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October 4, 2009
Newcastle upon Tyne, England, United Kingdom
November 27, 2006
The Dragons Den is just one of many icons that can be found on Wawel Hill. There are so many in fact that one can't really see them all in one go, so it is wise to pick just a couple for each visit you make. You can buy a ticket which gives entry to two sights and tell the salesperson which two you want to see. We opted for the Dragons Den as one of them and the price probably worked out around £3 for entrance to the Dragons Den.
First things first - if you have mobility problems or would have problems going into a fairly dark cave then this is not a sight for you. The spiral stairs are narrow and quite steep and some parts of the cave are narrow too. The Dragon's Den is a karst cave - but not just any old cave. Firstly, there is a legend attached to it - it is said to be called the Dragons Den because this is where Prince Krak rid the city of a belligerent dragon that had been eating not only the city's farming stock but also its virgins - imagine! Furthermore, it is the oldest dwelling place in Poland - it was inhabited from the stone age until the sixteenth century. Sadly there's not much else to say of this cave. Inside it's quite impressive - the central hall is 200 feet long and it has some interesting formations - but that's about it. You don't go with a guide; you simply show your ticket - the entrance is inside the Wawel Castle Gardens and you start to descend.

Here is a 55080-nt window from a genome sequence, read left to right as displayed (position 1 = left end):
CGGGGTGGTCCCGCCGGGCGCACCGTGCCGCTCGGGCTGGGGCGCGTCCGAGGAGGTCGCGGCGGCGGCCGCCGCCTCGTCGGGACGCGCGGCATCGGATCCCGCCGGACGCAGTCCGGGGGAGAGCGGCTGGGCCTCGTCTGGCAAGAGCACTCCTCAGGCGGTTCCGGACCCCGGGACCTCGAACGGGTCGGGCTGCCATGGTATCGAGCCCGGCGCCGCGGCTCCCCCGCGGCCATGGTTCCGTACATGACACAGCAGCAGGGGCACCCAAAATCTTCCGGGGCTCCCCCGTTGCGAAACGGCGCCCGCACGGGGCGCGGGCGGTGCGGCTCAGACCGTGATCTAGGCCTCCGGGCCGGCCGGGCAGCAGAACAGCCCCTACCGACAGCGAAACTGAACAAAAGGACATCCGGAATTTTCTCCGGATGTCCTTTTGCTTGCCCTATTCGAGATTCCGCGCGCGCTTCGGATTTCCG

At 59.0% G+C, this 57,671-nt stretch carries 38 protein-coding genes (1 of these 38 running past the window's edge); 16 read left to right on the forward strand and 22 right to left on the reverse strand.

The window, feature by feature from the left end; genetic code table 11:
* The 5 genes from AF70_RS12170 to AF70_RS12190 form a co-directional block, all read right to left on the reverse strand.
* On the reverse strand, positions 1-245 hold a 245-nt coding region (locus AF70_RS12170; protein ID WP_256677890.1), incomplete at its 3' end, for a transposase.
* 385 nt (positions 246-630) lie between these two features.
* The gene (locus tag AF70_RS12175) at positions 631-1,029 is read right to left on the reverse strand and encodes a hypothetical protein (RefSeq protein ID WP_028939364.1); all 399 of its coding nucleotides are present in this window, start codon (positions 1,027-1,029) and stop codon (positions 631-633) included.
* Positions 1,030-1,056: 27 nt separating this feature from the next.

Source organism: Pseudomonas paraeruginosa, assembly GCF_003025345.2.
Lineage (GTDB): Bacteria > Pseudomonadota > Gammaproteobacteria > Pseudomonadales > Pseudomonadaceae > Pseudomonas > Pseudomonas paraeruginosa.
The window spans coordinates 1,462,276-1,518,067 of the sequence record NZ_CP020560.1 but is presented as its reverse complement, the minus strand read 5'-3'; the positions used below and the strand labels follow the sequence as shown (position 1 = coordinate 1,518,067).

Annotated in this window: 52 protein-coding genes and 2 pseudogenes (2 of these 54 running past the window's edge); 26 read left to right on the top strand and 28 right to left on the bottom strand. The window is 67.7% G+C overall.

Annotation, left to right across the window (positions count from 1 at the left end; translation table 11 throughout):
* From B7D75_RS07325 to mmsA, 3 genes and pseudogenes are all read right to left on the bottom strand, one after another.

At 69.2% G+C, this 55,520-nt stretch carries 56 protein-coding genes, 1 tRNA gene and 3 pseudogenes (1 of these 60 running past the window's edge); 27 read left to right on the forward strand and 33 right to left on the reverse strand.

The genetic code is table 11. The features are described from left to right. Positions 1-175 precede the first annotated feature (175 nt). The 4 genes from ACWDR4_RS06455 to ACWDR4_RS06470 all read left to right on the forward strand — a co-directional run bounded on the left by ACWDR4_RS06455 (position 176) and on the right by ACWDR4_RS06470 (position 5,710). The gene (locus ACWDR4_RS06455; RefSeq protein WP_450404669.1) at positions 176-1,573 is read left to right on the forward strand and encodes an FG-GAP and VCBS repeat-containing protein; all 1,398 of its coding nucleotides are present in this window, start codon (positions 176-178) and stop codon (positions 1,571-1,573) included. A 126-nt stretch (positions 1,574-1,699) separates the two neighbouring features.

We went on a really hot day and could quickly feel the temperature plummet as we went further underground. Once you make your way through the central cave, you descend a little more before exiting through an opening on the west slope of Wawel Hill. This results in a beautiful view of the sweeping curve of the Vistula and the farm land on the other side of the river. You also see the fire breathing statue of the Dragon next to the exit. It is a rather quirky contemporary metal sculpture with breathes fire at intervals - kids love it!
I guess this attraction would appeal to children though it needs a little something more to make it more appealing. It could easily do this without becoming too commercial and tacky - perhaps a small exhibition? For adults it is a pleasant enough diversion but unlikely to be a highlight of your trip.
From journal Enjoy Some Polish Spirit